Thursday, December 8, 2011

Climate Change Subject Causes More Heat Than Light

(From the December 8, 2011 issue of the Grand Haven Tribune)

I’ve been thinking about “global warming” recently, as the weather gets colder.

Currently the mantra of climate change is that the earth is warming significantly, and that man is the cause. Others have doubts about the particulars behind this claim and the projections that come from it. But attempts to discuss the topic rationally seem to generate more warming instead of illumination.

In spite of Al Gore and others trying to settle the issue rhetorically by asserting oversimplified mantras, there is much about the science of climate change that is still open to rational and scientific consideration.

Attempts to persuade people to the global warming cause by demonizing those with doubts can only be counter-productive because that’s more propaganda than science. No one likes to be told to accept something “because I said so.” This may be why a Pew Research Center poll last week showed that those who think global warming is “very serious” or “somewhat serious” is down from 79% in 2006 to 65% this year, and those who think there is solid evidence that the earth is warming due to man-made activity is down from 47% in 2006 to 38% currently.

The discussion needs to continue and should do so productively, which is best done by employing the scientific method. Since the early 1900s, thanks to philosopher of science Karl Popper, scientific theories were considered more legitimate if they could not be “falsified.” In other words, attempting to disprove science is part of science, not a denial of it.

In that spirit, we can consider a list of reasonable questions about the claims in the climate change mantra.

Is the current observable temperature warming trend significant? Some high temperature records have been set in the past decade, but records have only been kept for 150 years. Temperatures were much higher in earlier eras, and consequences were not catastrophic. Read on.

A related question has to do with man being the cause of global warming. The Keeling Curve is a measure of the parts per million of CO2 in the earth’s atmosphere measured since the late 1950s. The scale does go up since the first measurements, but one can wonder if the span of 60 years is long enough to assert that this spike will continue to go up or whether it will level and reduce again in the future. Such a question is reasonable given that, as pointed out in an article in the October 2011 issue of National Geographic, there was a massive surge of carbon in the atmosphere 56 million years ago in what is called the Paleocene-Eocene era. The magazine rightly notes that this carbon increase is unexplained, and certainly was not the result of man-made causes. We have to consider that the increasing temperatures in merely the past 60 years have multiple causes with some of them being natural. While humans burning fossil fuels may be part of the cause, the natural scientific question would be what percentage of the variance in global temperature increase is explained by man-made causes?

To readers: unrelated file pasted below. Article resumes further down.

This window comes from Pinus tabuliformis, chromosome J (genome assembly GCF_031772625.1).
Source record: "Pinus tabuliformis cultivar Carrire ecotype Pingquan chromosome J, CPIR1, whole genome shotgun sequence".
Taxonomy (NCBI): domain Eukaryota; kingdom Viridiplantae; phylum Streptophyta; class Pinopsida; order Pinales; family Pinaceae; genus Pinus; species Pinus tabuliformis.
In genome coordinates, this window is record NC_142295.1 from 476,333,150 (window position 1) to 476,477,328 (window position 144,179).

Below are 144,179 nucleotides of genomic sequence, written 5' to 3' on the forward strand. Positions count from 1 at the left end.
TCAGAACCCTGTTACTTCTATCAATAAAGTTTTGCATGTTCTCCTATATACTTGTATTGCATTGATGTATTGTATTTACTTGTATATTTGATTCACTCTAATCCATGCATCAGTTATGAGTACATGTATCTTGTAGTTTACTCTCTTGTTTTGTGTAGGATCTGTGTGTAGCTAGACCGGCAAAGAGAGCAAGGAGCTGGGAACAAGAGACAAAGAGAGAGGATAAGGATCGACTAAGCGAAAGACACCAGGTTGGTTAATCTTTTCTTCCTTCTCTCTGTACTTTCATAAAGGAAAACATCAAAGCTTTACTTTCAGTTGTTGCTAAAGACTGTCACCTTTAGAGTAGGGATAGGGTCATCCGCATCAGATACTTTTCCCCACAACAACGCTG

That leads to a long-standing scientific caution about correlation and causality. Just because the increase in the number of factories and automobiles correlates with increased C02 in the atmosphere, it does not necessarily mean than one is the cause of the other. And again, if it is causal, what portion is caused by humans and what are the other variables?

Measurement error is another scientific reason for skepticism. There have been more than 1 billion temperature readings, but the whole earth’s surface has not been measured. Measurements have been taken in different ways in different countries, potentially leading to inconsistent data. The “urban effect,” in which a concentration of tall buildings increases surface temperature, could skew data. And the satellite data and computer models used versus actual thermometer readings in many cases could be inaccurate.

The question of whether all scientists agree, a common assertion, is also cause for skepticism. Leaked emails from climate scientists—one in 2009 and another just last month, as reported in the Guardian in the U.K.—shows efforts by some scientists attempting to publicly “smear” their skeptical colleagues, control who is part of the Intergovernmental Panel on Climate Change (IPCC), and expressing doubts about the conclusions and predictions of some climate change studies. Those expressing science-based skepticism include professors of atmospheric science, directors of centers on climate science, and state climatologists for several U.S. states. They stress that water vapor accounts for five-sixths of warming attributed to greenhouse gases and that extreme weather is not increasing to any significant degree.

If you want to win climate change arguments by saying you believe the scientists, you’ll have to specify which scientists you believe, and on which aspects of climate research.

The bottom line is that the subject of climate change should be based on science, not assertion, over-simplified rhetoric, or blind belief or denial. Daniel Botkin, president of the Center for the Study of the Environment and professor emeritus at the University of California, Santa Barbara, made this point especially well in his recent guest editorial in the Wall Street Journal: “Global warming alarmists betray their cause when they declare that it is irresponsible to question them.”